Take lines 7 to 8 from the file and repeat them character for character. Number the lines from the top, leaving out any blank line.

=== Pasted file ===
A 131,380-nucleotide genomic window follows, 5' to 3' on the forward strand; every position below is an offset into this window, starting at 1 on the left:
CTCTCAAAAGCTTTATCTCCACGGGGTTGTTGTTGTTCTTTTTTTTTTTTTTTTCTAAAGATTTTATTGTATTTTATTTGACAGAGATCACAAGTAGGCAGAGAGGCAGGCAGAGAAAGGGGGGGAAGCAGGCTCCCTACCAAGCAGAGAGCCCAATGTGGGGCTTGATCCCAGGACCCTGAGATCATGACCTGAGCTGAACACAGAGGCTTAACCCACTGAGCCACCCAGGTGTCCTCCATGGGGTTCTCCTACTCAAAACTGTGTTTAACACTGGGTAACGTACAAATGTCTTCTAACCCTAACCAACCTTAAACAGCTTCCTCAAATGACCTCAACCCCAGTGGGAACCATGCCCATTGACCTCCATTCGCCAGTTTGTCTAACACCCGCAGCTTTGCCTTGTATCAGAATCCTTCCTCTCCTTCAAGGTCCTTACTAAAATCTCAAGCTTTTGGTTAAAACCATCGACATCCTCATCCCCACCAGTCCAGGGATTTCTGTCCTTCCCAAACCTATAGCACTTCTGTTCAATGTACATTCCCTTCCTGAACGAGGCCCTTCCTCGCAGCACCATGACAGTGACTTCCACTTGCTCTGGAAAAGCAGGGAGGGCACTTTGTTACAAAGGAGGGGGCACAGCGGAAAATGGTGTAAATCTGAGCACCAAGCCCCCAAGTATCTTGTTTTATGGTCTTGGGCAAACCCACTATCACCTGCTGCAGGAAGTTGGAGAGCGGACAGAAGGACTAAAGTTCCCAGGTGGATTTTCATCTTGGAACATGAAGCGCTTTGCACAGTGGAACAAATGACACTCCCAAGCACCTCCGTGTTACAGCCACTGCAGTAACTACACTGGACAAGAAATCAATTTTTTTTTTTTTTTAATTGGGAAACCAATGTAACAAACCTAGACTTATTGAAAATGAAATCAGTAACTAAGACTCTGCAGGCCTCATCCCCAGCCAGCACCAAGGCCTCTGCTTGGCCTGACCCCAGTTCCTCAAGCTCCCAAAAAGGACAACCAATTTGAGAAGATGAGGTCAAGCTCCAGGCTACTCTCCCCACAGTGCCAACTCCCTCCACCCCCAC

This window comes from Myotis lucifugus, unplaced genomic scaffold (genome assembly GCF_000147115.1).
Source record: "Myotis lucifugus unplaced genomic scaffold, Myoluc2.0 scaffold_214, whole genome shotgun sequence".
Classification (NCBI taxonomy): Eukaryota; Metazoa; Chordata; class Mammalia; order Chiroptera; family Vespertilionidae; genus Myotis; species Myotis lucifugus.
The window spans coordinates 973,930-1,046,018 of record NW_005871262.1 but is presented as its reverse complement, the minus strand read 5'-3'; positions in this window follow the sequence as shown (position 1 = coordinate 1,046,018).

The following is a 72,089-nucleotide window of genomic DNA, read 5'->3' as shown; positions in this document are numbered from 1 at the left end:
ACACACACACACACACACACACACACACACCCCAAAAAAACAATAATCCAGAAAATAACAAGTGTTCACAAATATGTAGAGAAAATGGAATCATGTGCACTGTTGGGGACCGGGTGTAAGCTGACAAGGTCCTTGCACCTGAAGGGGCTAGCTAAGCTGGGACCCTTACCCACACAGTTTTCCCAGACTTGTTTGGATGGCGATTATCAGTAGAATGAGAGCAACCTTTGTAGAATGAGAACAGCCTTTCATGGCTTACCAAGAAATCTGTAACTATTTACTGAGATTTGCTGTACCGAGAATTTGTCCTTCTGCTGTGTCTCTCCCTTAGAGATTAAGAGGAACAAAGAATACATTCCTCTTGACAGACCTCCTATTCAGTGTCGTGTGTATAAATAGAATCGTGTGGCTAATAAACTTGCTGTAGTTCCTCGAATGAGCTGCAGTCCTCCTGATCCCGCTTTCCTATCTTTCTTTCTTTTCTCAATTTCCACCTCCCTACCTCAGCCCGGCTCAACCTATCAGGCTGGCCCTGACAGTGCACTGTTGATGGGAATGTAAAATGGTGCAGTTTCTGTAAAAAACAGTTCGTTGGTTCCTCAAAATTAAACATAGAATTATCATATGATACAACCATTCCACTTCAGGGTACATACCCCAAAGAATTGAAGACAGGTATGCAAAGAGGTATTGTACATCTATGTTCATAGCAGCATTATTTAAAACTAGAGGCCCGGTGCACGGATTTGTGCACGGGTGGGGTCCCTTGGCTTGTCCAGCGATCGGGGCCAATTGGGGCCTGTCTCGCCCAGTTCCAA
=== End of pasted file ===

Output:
The following is a 72,089-nucleotide window of genomic DNA, read 5'->3' as shown; positions in this document are numbered from 1 at the left end:
ACACACACACACACACACACACACACACACCCCAAAAAAACAATAATCCAGAAAATAACAAGTGTTCACAAATATGTAGAGAAAATGGAATCATGTGCACTGTTGGGGACCGGGTGTAAGCTGACAAGGTCCTTGCACCTGAAGGGGCTAGCTAAGCTGGGACCCTTACCCACACAGTTTTCCCAGACTTGTTTGGATGGCGATTATCAGTAGAATGAGAGCAACCTTTGTAGAATGAGAACAGCCTTTCATGGCTTACCAAGAAATCTGTAACTATTTACTGAGATTTGCTGTACCGAGAATTTGTCCTTCTGCTGTGTCTCTCCCTTAGAGATTAAGAGGAACAAAGAATACATTCCTCTTGACAGACCTCCTATTCAGTGTCGTGTGTATAAATAGAATCGTGTGGCTAATAAACTTGCTGTAGTTCCTCGAATGAGCTGCAGTCCTCCTGATCCCGCTTTCCTATCTTTCTTTCTTTTCTCAATTTCCACCTCCCTACCTCAGCCCGGCTCAACCTATCAGGCTGGCCCTGACAGTGCACTGTTGATGGGAATGTAAAATGGTGCAGTTTCTGTAAAAAACAGTTCGTTGGTTCCTCAAAATTAAACATAGAATTATCATATGATACAACCATTCCACTTCAGGGTACATACCCCAAAGAATTGAAGACAGGTATGCAAAGAGGTATTGTACATCTATGTTCATAGCAGCATTATTTAAAACTAGAGGCCCGGTGCACGGATTTGTGCACGGGTGGGGTCCCTTGGCTTGTCCAGCGATCGGGGCCAATTGGGGCCTGTCTCGCCCAGTTCCAA